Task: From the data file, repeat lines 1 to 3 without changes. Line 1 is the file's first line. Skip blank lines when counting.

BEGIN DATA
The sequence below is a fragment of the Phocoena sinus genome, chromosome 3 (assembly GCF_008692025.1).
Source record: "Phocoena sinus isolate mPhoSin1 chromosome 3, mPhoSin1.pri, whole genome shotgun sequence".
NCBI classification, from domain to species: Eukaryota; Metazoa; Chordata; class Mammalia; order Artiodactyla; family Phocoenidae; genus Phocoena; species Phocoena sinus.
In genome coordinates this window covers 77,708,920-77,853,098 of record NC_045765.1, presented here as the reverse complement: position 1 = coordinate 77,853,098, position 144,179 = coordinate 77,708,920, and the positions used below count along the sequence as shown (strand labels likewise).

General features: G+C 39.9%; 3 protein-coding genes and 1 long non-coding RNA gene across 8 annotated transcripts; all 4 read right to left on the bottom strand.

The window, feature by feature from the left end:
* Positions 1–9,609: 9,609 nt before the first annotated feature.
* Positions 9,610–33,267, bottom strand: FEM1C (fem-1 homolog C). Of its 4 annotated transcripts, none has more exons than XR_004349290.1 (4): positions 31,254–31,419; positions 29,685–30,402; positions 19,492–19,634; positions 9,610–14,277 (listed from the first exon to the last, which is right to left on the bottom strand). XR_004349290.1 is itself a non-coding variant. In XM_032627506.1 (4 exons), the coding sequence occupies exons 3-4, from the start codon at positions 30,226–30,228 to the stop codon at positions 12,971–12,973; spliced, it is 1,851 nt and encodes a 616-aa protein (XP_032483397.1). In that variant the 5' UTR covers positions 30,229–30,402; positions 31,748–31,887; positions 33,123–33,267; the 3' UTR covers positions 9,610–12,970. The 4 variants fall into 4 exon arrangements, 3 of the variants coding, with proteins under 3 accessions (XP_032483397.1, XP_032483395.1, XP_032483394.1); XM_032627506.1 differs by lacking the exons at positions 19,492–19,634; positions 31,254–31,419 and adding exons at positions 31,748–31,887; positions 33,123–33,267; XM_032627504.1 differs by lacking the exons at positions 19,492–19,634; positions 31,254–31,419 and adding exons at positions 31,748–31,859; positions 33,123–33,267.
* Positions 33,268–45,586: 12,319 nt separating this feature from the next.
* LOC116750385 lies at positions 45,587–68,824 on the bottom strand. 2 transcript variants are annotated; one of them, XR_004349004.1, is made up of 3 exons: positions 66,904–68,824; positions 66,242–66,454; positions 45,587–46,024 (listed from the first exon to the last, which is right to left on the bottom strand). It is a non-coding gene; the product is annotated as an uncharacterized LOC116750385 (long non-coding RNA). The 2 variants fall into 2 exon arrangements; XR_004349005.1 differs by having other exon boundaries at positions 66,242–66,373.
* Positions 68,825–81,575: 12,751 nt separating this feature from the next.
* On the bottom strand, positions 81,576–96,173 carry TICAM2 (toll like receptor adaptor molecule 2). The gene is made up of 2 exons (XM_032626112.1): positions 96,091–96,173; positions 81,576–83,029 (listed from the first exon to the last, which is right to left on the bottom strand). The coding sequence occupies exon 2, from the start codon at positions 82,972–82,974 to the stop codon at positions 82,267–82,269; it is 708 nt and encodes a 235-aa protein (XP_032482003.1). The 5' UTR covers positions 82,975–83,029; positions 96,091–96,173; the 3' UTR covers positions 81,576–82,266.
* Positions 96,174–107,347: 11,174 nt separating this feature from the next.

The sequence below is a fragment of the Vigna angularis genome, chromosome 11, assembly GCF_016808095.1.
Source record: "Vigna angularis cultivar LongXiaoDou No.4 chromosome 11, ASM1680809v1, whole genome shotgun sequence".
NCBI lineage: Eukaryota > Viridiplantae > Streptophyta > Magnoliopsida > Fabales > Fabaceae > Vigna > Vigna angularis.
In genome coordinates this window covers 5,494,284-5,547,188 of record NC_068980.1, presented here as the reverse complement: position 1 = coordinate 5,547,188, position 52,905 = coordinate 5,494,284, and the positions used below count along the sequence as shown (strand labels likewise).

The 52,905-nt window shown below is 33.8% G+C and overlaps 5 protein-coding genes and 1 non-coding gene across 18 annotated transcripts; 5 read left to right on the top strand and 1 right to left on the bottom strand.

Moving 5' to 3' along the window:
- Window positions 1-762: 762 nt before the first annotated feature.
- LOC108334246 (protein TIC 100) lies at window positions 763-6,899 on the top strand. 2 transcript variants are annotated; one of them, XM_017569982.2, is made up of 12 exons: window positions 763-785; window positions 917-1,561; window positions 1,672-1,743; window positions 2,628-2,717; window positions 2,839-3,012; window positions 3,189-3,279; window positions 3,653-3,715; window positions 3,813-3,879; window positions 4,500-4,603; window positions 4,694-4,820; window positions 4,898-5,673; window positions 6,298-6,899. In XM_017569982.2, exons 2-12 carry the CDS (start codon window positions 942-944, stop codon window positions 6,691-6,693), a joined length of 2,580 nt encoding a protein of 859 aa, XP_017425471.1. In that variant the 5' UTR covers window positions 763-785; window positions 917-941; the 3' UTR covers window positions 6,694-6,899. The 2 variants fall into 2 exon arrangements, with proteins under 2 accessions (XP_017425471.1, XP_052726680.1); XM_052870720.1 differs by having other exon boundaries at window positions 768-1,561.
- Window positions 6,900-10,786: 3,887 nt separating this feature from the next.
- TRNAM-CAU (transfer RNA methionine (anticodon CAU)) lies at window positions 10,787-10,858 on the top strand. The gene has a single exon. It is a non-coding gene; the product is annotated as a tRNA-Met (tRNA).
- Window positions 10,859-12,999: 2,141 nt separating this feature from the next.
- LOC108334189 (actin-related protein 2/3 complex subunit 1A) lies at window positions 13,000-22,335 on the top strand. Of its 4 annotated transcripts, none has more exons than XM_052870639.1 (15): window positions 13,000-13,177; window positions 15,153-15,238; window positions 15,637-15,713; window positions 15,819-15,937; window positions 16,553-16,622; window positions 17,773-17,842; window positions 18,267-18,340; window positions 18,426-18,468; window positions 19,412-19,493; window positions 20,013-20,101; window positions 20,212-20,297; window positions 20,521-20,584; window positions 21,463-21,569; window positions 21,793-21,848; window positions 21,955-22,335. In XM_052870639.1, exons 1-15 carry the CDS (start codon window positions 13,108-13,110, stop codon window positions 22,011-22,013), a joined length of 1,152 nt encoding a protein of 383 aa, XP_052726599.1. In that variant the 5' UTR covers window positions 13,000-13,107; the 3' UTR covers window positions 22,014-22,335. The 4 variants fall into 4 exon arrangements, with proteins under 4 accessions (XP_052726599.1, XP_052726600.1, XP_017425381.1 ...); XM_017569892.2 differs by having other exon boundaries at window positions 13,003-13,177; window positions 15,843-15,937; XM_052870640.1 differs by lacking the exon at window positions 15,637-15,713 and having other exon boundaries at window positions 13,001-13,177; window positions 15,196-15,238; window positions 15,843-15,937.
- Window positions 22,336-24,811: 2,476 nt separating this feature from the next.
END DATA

The sequence below is a fragment of the Phocoena sinus genome, chromosome 3 (assembly GCF_008692025.1).
Source record: "Phocoena sinus isolate mPhoSin1 chromosome 3, mPhoSin1.pri, whole genome shotgun sequence".
NCBI classification, from domain to species: Eukaryota; Metazoa; Chordata; class Mammalia; order Artiodactyla; family Phocoenidae; genus Phocoena; species Phocoena sinus.